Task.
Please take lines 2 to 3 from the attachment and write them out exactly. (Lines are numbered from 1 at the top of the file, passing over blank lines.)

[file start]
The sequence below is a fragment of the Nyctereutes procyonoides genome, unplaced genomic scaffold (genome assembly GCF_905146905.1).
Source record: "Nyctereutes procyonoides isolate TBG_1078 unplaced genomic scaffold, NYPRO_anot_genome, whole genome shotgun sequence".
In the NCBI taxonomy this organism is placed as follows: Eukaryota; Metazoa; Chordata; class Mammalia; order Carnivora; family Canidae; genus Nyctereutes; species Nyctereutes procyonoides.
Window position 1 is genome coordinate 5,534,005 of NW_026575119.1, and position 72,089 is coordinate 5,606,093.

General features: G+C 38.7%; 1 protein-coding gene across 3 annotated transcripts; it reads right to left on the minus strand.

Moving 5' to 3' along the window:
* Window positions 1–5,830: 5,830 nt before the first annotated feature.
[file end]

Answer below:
Source record: "Nyctereutes procyonoides isolate TBG_1078 unplaced genomic scaffold, NYPRO_anot_genome, whole genome shotgun sequence".
In the NCBI taxonomy this organism is placed as follows: Eukaryota; Metazoa; Chordata; class Mammalia; order Carnivora; family Canidae; genus Nyctereutes; species Nyctereutes procyonoides.